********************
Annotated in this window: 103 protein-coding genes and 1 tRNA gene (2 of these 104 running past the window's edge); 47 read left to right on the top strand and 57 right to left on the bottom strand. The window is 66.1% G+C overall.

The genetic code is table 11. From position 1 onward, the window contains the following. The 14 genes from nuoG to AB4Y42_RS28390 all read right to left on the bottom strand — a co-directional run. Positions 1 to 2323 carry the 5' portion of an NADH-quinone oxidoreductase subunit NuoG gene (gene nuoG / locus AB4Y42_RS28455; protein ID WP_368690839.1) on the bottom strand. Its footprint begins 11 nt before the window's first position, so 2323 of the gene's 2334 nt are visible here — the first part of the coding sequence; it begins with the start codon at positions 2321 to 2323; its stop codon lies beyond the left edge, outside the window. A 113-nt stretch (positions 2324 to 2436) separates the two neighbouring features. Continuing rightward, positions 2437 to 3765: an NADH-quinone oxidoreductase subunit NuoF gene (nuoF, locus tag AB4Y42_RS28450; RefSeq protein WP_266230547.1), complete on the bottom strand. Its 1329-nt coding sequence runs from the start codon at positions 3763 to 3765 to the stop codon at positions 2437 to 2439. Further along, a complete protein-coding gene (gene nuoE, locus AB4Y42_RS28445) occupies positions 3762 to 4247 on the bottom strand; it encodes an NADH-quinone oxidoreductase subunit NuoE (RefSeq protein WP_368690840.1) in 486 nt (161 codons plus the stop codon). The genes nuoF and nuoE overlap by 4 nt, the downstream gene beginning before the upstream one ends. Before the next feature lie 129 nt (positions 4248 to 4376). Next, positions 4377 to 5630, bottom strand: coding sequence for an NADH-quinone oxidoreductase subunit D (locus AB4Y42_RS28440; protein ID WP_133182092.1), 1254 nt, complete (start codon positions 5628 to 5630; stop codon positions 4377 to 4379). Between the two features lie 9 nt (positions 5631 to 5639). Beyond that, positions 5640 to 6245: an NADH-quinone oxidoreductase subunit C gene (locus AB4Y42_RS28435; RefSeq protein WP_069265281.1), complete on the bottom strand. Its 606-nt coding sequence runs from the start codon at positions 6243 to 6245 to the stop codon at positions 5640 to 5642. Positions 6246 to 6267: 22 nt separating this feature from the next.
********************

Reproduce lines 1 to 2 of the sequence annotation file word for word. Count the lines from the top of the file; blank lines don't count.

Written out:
Annotated in this window: 103 protein-coding genes and 1 tRNA gene (2 of these 104 running past the window's edge); 47 read left to right on the top strand and 57 right to left on the bottom strand. The window is 66.1% G+C overall.

The genetic code is table 11. From position 1 onward, the window contains the following. The 14 genes from nuoG to AB4Y42_RS28390 all read right to left on the bottom strand — a co-directional run. Positions 1 to 2323 carry the 5' portion of an NADH-quinone oxidoreductase subunit NuoG gene (gene nuoG / locus AB4Y42_RS28455; protein ID WP_368690839.1) on the bottom strand. Its footprint begins 11 nt before the window's first position, so 2323 of the gene's 2334 nt are visible here — the first part of the coding sequence; it begins with the start codon at positions 2321 to 2323; its stop codon lies beyond the left edge, outside the window. A 113-nt stretch (positions 2324 to 2436) separates the two neighbouring features. Continuing rightward, positions 2437 to 3765: an NADH-quinone oxidoreductase subunit NuoF gene (nuoF, locus tag AB4Y42_RS28450; RefSeq protein WP_266230547.1), complete on the bottom strand. Its 1329-nt coding sequence runs from the start codon at positions 3763 to 3765 to the stop codon at positions 2437 to 2439. Further along, a complete protein-coding gene (gene nuoE, locus AB4Y42_RS28445) occupies positions 3762 to 4247 on the bottom strand; it encodes an NADH-quinone oxidoreductase subunit NuoE (RefSeq protein WP_368690840.1) in 486 nt (161 codons plus the stop codon). The genes nuoF and nuoE overlap by 4 nt, the downstream gene beginning before the upstream one ends. Before the next feature lie 129 nt (positions 4248 to 4376). Next, positions 4377 to 5630, bottom strand: coding sequence for an NADH-quinone oxidoreductase subunit D (locus AB4Y42_RS28440; protein ID WP_133182092.1), 1254 nt, complete (start codon positions 5628 to 5630; stop codon positions 4377 to 4379). Between the two features lie 9 nt (positions 5631 to 5639). Beyond that, positions 5640 to 6245: an NADH-quinone oxidoreductase subunit C gene (locus AB4Y42_RS28435; RefSeq protein WP_069265281.1), complete on the bottom strand. Its 606-nt coding sequence runs from the start codon at positions 6243 to 6245 to the stop codon at positions 5640 to 5642. Positions 6246 to 6267: 22 nt separating this feature from the next.